Jack, Kirsten noticed, bit his lips, a habit he told her came from not knowing how he was supposed to arrange his face to show his emotions. Kirsten, Jack noticed, cracked her knuckles, which she later told him was her public version of the hand-flapping she reserved for when she was alone, a common autistic behavior thought to ease stress.I love the odd connections this article brought up in me:
Their difficulty discerning unspoken cues might have made it harder to know if the attraction was mutual. Kirsten stalked Jack on Facebook, she later told him, but he rarely posted. In one phone conversation, Jack wondered, “Is she flirting with me?” But he could not be sure.
But Jack, who had never known how to hide his feelings, wrote Kirsten an e-mail laying them out. And when Kirsten’s boyfriend pleaded with her to tell him what was wrong, she did, sobbing. She could not explain, she said. She knew only that she felt as if she had found her soul mate.
From the beginning, their physical relationship was governed by the peculiar ways their respective brains processed sensory messages. Like many people with autism, each had uncomfortable sensitivities to types of touch or texture, and they came in different combinations.
Jack recoiled when Kirsten tried to give him a back massage, pushing deeply with her palms.
“Pet me,” he said, showing her, his fingers grazing her skin. But Kirsten, who had always hated the feeling of light touch, shrank from his caress.
“Only deep pressure,” she showed him, hugging herself.
He tried to kiss her, but it was hard for her to enjoy it, so obvious was his aversion. To him, kissing felt like what it was, he told her: mashing your face against someone else’s. Neither did he like the sweaty feeling of hand-holding, a sensation that seemed to dominate all others whenever they tried it.
“I’m sorry,” he said helplessly.
They found ways to negotiate sex, none of them perfect. They kept trying.
What mattered more to Kirsten was how comfortable she felt for the first time in a relationship. Even if she did something wrong, she believed, Jack would not leave her. When he remarked on her obliviousness after she chattered on one day about vertebrate anatomy to their neighbor — “Matson was totally bored,” he informed her — there was no judgment, only pride that he had managed to notice. “Is that why he was yawning?” she asked, laughing with him.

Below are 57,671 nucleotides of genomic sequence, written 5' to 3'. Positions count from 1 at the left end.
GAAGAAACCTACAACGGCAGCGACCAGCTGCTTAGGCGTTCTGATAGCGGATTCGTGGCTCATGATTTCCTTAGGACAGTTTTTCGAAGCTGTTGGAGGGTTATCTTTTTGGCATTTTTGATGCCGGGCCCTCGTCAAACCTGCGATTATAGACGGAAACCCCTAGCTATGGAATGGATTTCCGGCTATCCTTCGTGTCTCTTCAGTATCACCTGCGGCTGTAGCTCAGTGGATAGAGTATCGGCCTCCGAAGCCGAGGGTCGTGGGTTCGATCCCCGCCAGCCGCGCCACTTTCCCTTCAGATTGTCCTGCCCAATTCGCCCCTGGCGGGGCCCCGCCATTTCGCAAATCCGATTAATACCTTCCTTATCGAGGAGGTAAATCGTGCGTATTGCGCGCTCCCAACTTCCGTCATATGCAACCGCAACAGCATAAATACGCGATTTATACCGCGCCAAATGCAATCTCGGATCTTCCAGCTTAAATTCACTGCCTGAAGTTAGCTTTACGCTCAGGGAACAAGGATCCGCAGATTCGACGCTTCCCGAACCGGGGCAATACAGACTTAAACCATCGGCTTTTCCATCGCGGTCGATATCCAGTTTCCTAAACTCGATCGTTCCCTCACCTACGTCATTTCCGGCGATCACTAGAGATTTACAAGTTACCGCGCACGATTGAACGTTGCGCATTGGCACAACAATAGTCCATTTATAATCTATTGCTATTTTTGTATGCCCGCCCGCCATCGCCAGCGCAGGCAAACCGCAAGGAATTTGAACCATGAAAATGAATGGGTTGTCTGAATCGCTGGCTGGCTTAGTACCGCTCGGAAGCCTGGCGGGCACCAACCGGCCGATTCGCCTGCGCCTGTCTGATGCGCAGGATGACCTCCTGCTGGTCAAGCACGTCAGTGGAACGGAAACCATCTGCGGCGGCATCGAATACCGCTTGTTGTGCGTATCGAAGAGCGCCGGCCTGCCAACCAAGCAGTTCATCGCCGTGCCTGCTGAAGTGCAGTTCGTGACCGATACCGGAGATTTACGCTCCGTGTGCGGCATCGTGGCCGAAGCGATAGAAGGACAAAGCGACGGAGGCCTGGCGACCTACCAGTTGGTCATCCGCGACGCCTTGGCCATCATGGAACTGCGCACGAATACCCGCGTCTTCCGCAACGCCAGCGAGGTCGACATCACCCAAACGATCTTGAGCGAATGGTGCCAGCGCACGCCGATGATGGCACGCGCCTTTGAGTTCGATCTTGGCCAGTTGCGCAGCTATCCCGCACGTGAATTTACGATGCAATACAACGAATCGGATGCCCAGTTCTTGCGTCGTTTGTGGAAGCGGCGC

She tolerated his discomfort with public displays of affection, though she pushed for more in private. When he explained that his lack of expression did not mean a lack of warmth for her — he often simply forgot — she devised a straightforward strategy to help him.
“When I put my hand on your leg,” she said, “you put your arm on my back.”
Looking for clues to fix her new relationship, Kirsten began frequenting autism Web sites like WrongPlanet.net, where hundreds of messages a day are posted. “Eligible Odd-Bods,” read one. Another, “Are relationships harder for Aspies?”
In the library, she paged through autism guidebooks, few of which contained any information about relationships, not to mention sex. But as she read about the manifestations of the condition, she recognized them — and not only in Jack.
A passage about the difficulty that people with autism have reading facial expressions reminded her of being mocked by a friend at age 5 with whom she had agreed to draw “angry ghosts.” The friend’s ghost had zigzag lines for scowling lips and a knitted brow. Kirsten, unsure how to depict anger, had drawn a blank-faced ghost with a dialogue box above its head that read “Grrr.”
- The Jack Robison in the article is the son of John Elder Robison who has written a very interesting book on the autistic experience Look Me in the Eye.
- The brother of John Elder Robison is also a writer, Augusten Burroughs, who has written two books about his bizarre upbringing caused by the fact that his father was autistic and his mother suicidal. The first book was Running with Scissors which was made into a move. And the second was A Wolf at the Table which looked more deeply into his relatioship with his autistic father.
- These connections remind me of the "small world" phenomenon that was first researched by Stanley Milgram who is famous for his early 1960s experiments in authority.
- And these connections of course remind me of the famous science historian James Burke who had a very popular TV series called "Connections" and who wrote many books on the deep connections through scientific history.
I get utterly disgusted by religious fanatics who claim that "all knowledge" is captured in some millennia old "sacred text" that records the sketchy, ill-informed, and stuffed with magical thinking "explanation" of the world. The real world is much more fascinating. But religious bigots refuse to open their eyes and look. Very much like the famous scholastics of the Middle Ages who could interminably "debate" over how many teeth in a horse's head based on the various writing of ancient "sages" when in fact the solution lay at hand: go out on the street, open a horse's mouth, and count the teeth!